The Wu school of painting (吳門畫派) refers to a group of Chinese painters of the Ming dynasty active in the second half of the 15th and first half of the 16th centuries. They were scholar-artists who, in their “literati painting” (wenrenhua, 文人畫), perpetuated the personally expressive styles and attitudes of former artists such as the Four Masters of the Yuan dynasty, in contrast to their contemporaries of the Zhe school, who perpetuated more conservative styles.

The Wu school was named after Wu county (吳縣) in the region of Suzhou (蘇州), in Jiangsu province, where the painters worked. The historical Wu County is now part of Suzhou City. Among the artists included in the group are Shen Zhou (沈周) and his student Wen Zhengming (文徵明). Generally, their paintings are quite subtle, but that subtlety veils great variety and imagination—Wu school works are characterized by a sure, light brushstroke used to define painterly and structural complexity, learned allusions and poetic inscriptions, and very thin, delicate coloring. These artists created paintings more for their own and their peers' intellectual amusement than for a larger public. Some well-known painters, such as Tang Yin (唐寅) and Qiu Ying (仇英), lived in the area and knew the famous members of the Wu school, but they cannot easily be grouped with them because of their sometimes differing styles and interests.

The Wu School of Painting, also known as the Suzhou School, is an important painting school that originated in Suzhou, Jiangsu Province, China, during the Ming Dynasty and early Qing Dynasty. Notable figures of the Wu School include Shen Zhou, Wen Zhengming, Tang Yin (Tang Bohu), and Qiu Ying. This school primarily focused on literati painting, emphasizing individual self-expression and profound cultural cultivation, and saw significant innovation in painting techniques and themes.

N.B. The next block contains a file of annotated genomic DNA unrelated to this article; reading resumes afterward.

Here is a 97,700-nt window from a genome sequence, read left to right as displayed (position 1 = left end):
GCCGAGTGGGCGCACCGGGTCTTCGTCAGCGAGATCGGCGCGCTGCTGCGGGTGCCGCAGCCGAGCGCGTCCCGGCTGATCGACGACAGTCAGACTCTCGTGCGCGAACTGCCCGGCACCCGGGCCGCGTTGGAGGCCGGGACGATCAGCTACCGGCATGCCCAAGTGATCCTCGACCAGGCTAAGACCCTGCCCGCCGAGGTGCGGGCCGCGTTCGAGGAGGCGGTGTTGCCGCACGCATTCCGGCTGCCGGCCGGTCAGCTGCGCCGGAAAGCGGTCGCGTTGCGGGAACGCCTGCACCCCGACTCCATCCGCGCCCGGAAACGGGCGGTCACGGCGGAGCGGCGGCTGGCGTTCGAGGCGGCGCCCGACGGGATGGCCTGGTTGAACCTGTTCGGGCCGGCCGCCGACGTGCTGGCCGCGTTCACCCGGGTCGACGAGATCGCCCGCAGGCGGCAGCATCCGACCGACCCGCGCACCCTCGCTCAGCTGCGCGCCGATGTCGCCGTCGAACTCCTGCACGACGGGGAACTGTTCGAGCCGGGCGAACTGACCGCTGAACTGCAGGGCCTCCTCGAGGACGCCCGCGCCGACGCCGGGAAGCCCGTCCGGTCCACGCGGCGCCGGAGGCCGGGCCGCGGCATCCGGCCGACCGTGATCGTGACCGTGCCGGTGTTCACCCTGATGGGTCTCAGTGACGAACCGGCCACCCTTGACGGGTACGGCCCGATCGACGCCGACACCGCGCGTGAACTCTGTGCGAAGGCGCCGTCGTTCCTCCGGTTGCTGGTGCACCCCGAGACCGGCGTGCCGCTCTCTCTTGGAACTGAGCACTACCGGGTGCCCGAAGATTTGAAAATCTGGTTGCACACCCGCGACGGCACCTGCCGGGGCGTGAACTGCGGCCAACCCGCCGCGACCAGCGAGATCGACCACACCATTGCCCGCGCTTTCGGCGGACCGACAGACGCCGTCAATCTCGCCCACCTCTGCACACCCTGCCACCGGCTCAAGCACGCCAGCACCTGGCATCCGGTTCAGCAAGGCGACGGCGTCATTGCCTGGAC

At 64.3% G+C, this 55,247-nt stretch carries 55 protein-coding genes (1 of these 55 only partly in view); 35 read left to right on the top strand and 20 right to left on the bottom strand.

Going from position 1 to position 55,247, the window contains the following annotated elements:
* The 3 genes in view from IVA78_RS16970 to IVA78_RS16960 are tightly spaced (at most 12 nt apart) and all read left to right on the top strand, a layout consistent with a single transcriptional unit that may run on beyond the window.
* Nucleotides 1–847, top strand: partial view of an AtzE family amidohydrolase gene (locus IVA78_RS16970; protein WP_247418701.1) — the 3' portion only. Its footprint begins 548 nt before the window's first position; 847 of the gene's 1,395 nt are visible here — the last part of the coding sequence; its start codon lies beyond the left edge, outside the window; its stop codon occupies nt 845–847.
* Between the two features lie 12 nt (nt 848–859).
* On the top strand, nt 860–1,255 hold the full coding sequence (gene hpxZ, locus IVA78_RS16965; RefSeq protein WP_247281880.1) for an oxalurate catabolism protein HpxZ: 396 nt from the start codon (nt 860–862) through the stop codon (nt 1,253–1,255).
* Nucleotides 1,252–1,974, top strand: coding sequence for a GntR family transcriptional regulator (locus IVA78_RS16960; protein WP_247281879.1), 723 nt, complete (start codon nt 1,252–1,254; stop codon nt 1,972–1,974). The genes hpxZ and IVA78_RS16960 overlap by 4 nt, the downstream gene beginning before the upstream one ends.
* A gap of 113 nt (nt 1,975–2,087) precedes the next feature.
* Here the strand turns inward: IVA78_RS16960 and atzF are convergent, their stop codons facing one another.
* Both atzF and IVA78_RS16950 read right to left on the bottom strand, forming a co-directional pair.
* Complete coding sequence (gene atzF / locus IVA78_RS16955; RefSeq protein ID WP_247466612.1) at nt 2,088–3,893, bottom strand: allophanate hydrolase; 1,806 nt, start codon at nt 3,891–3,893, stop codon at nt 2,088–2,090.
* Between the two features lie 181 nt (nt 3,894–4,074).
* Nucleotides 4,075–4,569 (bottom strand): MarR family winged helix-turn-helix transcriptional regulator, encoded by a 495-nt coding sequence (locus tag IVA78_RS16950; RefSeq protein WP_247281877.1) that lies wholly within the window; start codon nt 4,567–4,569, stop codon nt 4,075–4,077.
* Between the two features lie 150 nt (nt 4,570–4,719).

Artists from the Wu School excelled in depicting natural landscapes, specializing particularly in landscape and flower-and-bird paintings. Their works typically possess strong lyrical and poetic qualities, with unique styles in composition, color application, and brushwork. The rise and development of the Wu School promoted innovation and diversification in Chinese painting, establishing literati painting as a significant genre in Chinese art.

Some key artists and their contributions to the 16th century Late Ming dynasty Wu School artists include:

  1. Shen Zhou (1427–1509):

    • Considered the spiritual founder of the Wu School.
    • Opted for a life of art and personal fulfillment over an official career.
    • His lifestyle became a hallmark of Wu School gentleman artists, focusing on scholarly and artistic pursuits within gardens and estates.
  2. Wen Zhengming (1470–1559):

    • An outstanding painter and calligrapher, and a pivotal figure in the Wu School.
    • Led the Wu School during its heyday in the first sixty years of the sixteenth century.
    • Influenced several generations of artists, including his own sons and a nephew.
  3. Tang Yin (1470–1524) and Qiu Ying (ca. 1494–1552):

    • Along with Shen Zhou and Wen Zhengming, they are known as the "Four Masters of the Ming."
    • Tang Yin and Qiu Ying epitomized the accomplished Suzhou professional, while Shen Zhou and Wen Zhengming exemplified the gentleman artist ideal.
    • Their lives and art intersected repeatedly, influencing each other and the Wu School as a whole.

The Wu School reached its zenith during the first half of the sixteenth century, with these artists playing crucial roles in its development and influence. However, after the death of Wen Zhengming, the Wu School gradually lost its prominence, and by the early seventeenth century, it was no longer a dominant force in Chinese art.

See also: The Kingdom of Wu (222-280)